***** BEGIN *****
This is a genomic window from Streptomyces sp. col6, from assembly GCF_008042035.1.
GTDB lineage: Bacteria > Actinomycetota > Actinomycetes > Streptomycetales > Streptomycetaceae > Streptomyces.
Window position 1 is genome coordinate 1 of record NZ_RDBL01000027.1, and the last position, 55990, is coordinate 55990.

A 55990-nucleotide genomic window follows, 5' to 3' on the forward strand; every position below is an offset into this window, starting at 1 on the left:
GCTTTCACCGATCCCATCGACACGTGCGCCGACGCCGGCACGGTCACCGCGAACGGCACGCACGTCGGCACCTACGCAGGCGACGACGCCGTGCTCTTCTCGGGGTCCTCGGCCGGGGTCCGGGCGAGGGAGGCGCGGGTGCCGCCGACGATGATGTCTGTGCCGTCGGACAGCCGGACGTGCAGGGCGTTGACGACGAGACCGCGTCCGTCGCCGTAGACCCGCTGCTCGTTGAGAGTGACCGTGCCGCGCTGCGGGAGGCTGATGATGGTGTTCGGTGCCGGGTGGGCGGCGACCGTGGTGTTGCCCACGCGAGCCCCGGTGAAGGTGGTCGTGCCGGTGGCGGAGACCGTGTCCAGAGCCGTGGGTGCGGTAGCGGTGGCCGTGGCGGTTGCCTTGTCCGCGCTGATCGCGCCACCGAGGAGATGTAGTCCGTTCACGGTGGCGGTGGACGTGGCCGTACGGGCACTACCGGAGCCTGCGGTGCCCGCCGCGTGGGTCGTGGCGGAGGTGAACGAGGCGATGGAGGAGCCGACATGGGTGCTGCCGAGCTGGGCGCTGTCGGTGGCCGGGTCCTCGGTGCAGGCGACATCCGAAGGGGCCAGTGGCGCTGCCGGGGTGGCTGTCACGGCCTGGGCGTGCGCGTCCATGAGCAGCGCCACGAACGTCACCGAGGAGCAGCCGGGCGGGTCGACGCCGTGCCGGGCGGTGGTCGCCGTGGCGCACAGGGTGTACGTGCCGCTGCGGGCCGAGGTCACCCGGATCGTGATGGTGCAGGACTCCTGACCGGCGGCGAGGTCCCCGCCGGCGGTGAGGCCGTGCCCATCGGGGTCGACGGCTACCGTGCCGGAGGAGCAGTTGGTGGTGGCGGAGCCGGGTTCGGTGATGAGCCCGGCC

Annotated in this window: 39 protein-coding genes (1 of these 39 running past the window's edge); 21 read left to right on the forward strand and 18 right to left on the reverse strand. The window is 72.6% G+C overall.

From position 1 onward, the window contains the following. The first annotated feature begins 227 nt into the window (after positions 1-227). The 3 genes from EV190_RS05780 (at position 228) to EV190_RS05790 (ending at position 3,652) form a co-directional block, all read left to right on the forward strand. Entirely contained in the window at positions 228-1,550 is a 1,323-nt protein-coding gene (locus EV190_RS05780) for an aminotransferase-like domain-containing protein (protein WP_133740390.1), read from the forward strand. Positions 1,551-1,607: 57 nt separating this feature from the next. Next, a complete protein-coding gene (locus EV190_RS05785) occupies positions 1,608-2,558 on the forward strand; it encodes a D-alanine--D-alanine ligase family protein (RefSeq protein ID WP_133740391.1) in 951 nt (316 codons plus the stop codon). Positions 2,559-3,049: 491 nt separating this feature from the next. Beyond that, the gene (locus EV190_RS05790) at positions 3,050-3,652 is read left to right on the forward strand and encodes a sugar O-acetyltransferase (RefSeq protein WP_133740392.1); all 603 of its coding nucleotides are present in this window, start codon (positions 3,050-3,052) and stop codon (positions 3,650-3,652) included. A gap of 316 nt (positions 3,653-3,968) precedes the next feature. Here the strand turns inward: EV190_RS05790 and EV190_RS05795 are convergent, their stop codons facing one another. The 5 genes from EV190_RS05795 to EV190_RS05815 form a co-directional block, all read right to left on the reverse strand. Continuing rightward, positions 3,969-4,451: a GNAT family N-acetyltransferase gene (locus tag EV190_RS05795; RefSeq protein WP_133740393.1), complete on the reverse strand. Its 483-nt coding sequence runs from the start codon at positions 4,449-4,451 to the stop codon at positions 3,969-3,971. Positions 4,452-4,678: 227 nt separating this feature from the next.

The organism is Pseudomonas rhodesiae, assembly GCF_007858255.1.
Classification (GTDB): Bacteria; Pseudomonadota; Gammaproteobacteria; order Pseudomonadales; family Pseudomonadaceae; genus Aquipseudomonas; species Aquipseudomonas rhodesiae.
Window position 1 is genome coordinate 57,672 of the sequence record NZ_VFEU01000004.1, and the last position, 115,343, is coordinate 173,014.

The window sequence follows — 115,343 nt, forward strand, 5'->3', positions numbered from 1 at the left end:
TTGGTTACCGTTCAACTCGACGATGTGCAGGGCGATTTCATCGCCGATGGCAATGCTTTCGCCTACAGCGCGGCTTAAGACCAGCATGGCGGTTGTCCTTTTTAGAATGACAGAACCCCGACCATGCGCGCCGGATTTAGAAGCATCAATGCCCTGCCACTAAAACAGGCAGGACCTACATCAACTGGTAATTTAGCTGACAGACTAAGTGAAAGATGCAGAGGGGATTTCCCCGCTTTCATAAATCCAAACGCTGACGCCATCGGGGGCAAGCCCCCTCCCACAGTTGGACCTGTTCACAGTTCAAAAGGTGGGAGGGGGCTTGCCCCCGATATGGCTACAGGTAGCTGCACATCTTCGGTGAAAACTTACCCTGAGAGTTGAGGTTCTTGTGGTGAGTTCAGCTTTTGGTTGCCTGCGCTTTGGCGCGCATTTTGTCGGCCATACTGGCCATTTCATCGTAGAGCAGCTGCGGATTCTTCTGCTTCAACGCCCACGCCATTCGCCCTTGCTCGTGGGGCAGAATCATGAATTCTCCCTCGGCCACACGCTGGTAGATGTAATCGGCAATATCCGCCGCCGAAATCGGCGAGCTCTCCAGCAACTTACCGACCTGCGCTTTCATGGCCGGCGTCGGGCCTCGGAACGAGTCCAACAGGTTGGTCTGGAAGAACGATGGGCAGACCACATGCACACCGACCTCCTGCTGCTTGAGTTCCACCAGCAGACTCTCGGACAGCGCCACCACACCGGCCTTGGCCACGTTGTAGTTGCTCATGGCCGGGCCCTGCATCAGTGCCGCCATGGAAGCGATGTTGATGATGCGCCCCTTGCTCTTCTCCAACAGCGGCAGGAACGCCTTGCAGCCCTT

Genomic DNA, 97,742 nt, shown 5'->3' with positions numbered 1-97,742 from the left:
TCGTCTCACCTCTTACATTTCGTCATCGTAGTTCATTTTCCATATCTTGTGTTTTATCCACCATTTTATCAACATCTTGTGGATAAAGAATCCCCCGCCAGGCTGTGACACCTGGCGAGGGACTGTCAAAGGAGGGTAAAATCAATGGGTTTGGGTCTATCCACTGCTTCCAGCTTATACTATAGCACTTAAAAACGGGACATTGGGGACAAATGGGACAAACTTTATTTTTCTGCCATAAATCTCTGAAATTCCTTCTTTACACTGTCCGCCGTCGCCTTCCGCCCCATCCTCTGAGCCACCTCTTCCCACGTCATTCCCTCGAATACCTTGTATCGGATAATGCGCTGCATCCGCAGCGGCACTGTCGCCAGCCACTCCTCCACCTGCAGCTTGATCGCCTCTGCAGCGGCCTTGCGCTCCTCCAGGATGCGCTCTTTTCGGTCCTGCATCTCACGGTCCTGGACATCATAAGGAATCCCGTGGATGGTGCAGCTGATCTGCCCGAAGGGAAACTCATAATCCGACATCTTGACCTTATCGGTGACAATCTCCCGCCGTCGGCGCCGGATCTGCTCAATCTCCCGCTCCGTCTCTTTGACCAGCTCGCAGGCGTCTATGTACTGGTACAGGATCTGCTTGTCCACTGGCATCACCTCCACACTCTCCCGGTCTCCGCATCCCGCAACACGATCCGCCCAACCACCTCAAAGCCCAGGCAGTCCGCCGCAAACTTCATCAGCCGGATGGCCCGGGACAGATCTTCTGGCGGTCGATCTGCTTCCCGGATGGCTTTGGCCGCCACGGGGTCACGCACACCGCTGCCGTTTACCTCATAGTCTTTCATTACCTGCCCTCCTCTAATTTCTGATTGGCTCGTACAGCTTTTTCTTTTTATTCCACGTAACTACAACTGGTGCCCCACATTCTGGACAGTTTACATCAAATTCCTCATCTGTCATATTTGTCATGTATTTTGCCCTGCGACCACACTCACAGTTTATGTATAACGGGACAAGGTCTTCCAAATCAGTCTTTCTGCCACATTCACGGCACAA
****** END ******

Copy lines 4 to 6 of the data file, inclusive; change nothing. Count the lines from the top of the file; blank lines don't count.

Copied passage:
A 55990-nucleotide genomic window follows, 5' to 3' on the forward strand; every position below is an offset into this window, starting at 1 on the left:
GCTTTCACCGATCCCATCGACACGTGCGCCGACGCCGGCACGGTCACCGCGAACGGCACGCACGTCGGCACCTACGCAGGCGACGACGCCGTGCTCTTCTCGGGGTCCTCGGCCGGGGTCCGGGCGAGGGAGGCGCGGGTGCCGCCGACGATGATGTCTGTGCCGTCGGACAGCCGGACGTGCAGGGCGTTGACGACGAGACCGCGTCCGTCGCCGTAGACCCGCTGCTCGTTGAGAGTGACCGTGCCGCGCTGCGGGAGGCTGATGATGGTGTTCGGTGCCGGGTGGGCGGCGACCGTGGTGTTGCCCACGCGAGCCCCGGTGAAGGTGGTCGTGCCGGTGGCGGAGACCGTGTCCAGAGCCGTGGGTGCGGTAGCGGTGGCCGTGGCGGTTGCCTTGTCCGCGCTGATCGCGCCACCGAGGAGATGTAGTCCGTTCACGGTGGCGGTGGACGTGGCCGTACGGGCACTACCGGAGCCTGCGGTGCCCGCCGCGTGGGTCGTGGCGGAGGTGAACGAGGCGATGGAGGAGCCGACATGGGTGCTGCCGAGCTGGGCGCTGTCGGTGGCCGGGTCCTCGGTGCAGGCGACATCCGAAGGGGCCAGTGGCGCTGCCGGGGTGGCTGTCACGGCCTGGGCGTGCGCGTCCATGAGCAGCGCCACGAACGTCACCGAGGAGCAGCCGGGCGGGTCGACGCCGTGCCGGGCGGTGGTCGCCGTGGCGCACAGGGTGTACGTGCCGCTGCGGGCCGAGGTCACCCGGATCGTGATGGTGCAGGACTCCTGACCGGCGGCGAGGTCCCCGCCGGCGGTGAGGCCGTGCCCATCGGGGTCGACGGCTACCGTGCCGGAGGAGCAGTTGGTGGTGGCGGAGCCGGGTTCGGTGATGAGCCCGGCC

Annotated in this window: 39 protein-coding genes (1 of these 39 running past the window's edge); 21 read left to right on the forward strand and 18 right to left on the reverse strand. The window is 72.6% G+C overall.